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Isabel Rodriguez: “Spain’s venture capital sector is recording all-time highs in terms of capital deployed”
Valuations have increased dramatically in the last year, according to King & Wood Mallesons partner, Isabel Rodriguez.
LL: What trends have you seen in terms of portfolio company valuations in the last 12 months?
Rodriguez: Valuations have increased dramatically, beginning with the last quarter of 2020 and accelerating into the third quarter of this year. In fact, valuations are picking up so much post-Covid that people are starting to get a bit worried. One thing that we are seeing is that environmental, social, and governance (ESG) issues are starting to impact valuations.
Has deal flow returned to normal yet, or is it still in the process of recovering?
Deal flow has returned to normal. The competition between general partners over portfolio companies is stiff and the rebound has been amazing. Spain’s venture capital sector is recording all-time highs in terms of capital deployed.
Which sectors have seen the biggest rebounds in investment from private equity funds as the pandemic has begun to subside?
The sectors that VC firms are focused on post-pandemic are the same ones that did well during the pandemic. For example, life sciences companies obviously did very well during the crisis, but other sectors such as e-commerce also received a boost and are now seeing increased interest from investors. In addition, we’re seeing a lot of interest in sectors such as machine learning, artificial intelligence, clean tech, energy, infrastructure, logistics, agricultural technology and cannabis cultivation.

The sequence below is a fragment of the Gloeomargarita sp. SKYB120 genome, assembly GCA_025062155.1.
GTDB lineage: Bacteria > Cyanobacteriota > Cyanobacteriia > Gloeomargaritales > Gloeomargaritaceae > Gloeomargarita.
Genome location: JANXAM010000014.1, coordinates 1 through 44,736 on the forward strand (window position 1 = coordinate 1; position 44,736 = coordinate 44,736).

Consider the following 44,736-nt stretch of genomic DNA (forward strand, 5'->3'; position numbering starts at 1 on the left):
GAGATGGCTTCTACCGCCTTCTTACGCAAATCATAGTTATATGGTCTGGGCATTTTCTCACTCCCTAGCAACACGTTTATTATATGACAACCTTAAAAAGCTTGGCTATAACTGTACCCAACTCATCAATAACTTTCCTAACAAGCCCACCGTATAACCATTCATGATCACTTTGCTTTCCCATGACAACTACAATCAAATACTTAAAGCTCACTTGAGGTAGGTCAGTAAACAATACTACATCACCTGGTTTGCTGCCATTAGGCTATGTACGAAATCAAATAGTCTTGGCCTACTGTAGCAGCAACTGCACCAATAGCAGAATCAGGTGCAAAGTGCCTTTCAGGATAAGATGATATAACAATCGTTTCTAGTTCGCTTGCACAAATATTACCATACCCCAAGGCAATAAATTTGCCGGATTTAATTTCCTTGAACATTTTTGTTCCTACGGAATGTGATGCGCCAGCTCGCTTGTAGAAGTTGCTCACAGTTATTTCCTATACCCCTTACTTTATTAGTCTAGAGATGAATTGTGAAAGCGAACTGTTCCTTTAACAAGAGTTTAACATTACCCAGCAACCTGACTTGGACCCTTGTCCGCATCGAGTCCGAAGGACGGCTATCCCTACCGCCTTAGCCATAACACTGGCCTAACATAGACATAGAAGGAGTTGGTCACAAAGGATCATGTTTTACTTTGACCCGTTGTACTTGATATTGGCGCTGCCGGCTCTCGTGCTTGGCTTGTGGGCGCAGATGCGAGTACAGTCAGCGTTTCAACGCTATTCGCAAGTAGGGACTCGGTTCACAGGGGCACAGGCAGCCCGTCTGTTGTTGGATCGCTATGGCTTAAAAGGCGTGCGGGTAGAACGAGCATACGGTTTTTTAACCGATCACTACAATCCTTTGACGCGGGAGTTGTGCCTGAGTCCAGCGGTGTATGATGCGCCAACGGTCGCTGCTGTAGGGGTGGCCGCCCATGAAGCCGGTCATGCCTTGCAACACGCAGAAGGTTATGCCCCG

“We have seen firms adapt to the crisis by either slowing down their fundraising or lowering the targets for the funds.”
Have firms that delayed their exits from their portfolio companies started looking at exit opportunities again, or are they still looking to hold on to their investments for longer?
We are starting to see exits again, but portfolio companies have been adopting other strategies as a result of the crisis. Secondary offerings, for example, have become more popular. We are also starting to see more continuation funds and third-party funding.
Have firms had to slow down their fundraising at all or reduce the size of their funds in the last 12 months?
To some extent, yes. We have seen firms adapt to the crisis by either slowing down their fundraising or lowering the targets for the funds. We also saw fundraising periods be extended, as for many periods investors LPs and GPs were simply physically unable to travel to meet in person due to pandemic restrictions. And while the industry has certainly adapted to less travel as a result of the crisis, a certain amount of business has to be done face to face, which was impacted by Covid.
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